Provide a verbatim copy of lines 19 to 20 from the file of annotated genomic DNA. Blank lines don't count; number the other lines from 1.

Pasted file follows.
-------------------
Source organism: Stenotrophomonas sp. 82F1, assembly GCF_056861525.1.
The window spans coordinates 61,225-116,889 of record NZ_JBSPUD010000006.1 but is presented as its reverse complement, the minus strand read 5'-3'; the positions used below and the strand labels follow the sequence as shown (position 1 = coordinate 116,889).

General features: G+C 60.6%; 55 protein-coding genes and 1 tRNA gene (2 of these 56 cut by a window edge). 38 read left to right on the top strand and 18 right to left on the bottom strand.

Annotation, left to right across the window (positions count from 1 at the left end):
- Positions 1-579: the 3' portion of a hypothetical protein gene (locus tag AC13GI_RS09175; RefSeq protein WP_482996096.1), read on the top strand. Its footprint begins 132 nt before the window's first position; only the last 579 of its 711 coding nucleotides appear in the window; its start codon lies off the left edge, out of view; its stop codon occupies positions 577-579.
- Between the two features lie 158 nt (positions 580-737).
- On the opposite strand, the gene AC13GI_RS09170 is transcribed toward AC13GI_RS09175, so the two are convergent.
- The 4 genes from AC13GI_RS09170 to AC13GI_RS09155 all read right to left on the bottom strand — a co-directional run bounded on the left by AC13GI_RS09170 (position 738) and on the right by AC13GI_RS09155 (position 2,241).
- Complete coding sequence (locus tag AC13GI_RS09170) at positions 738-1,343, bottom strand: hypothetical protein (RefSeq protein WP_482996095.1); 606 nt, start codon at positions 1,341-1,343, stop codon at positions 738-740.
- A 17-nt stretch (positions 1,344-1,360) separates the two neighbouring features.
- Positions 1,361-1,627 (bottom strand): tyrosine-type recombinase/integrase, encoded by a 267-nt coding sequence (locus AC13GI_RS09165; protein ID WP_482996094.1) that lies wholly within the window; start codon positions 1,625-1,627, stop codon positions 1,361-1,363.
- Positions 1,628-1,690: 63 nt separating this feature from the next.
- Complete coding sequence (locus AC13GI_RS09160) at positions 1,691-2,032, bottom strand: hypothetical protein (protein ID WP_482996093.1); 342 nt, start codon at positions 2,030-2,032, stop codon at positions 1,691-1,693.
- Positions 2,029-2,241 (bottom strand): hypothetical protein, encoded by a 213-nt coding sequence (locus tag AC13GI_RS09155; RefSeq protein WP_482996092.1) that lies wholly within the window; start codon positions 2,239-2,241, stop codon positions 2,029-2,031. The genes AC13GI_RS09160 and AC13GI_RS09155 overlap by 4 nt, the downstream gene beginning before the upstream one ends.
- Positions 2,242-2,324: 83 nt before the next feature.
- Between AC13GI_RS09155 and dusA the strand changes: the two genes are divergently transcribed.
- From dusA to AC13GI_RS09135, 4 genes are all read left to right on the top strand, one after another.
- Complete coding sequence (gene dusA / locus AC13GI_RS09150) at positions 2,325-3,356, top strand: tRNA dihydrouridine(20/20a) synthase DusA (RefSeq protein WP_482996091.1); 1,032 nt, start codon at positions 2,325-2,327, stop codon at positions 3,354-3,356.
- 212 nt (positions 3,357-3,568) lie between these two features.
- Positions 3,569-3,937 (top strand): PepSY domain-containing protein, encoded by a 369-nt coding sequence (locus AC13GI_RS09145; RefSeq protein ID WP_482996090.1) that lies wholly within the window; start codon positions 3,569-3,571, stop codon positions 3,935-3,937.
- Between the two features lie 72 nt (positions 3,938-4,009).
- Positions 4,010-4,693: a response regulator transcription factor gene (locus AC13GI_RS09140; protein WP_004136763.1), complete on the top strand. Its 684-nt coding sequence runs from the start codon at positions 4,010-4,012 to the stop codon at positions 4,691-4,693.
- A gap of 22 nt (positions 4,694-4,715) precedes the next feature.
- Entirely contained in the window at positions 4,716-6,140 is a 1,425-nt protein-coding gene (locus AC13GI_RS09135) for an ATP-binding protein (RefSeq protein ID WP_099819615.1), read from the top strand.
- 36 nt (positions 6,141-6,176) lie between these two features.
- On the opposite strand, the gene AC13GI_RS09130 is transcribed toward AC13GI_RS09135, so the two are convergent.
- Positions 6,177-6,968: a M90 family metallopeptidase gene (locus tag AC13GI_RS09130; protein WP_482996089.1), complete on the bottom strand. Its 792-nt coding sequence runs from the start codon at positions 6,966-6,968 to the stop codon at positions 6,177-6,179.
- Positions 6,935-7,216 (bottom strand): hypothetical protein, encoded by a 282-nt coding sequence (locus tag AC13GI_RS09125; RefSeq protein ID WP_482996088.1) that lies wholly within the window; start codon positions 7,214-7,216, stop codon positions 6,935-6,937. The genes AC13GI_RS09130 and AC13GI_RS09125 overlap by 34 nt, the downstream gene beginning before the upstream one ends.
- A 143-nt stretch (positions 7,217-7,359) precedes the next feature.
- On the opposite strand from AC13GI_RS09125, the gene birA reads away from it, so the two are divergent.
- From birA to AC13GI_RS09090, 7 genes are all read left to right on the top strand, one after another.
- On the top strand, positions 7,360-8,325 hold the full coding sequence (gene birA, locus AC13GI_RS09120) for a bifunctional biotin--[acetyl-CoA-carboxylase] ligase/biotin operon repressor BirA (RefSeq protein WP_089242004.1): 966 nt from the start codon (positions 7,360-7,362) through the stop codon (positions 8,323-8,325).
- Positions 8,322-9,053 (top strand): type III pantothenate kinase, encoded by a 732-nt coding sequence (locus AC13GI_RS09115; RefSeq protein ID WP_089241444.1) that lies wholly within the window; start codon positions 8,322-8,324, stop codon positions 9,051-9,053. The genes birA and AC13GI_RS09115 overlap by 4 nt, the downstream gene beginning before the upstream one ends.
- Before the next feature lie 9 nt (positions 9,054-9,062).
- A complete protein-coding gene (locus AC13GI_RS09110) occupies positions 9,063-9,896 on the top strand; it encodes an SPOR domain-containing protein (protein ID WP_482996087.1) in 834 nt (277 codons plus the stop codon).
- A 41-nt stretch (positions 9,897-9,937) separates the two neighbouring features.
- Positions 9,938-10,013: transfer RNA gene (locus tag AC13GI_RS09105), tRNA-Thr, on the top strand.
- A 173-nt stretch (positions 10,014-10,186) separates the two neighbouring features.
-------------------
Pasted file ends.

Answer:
- 212 nt (positions 3,357-3,568) lie between these two features.
- Positions 3,569-3,937 (top strand): PepSY domain-containing protein, encoded by a 369-nt coding sequence (locus AC13GI_RS09145; RefSeq protein ID WP_482996090.1) that lies wholly within the window; start codon positions 3,569-3,571, stop codon positions 3,935-3,937.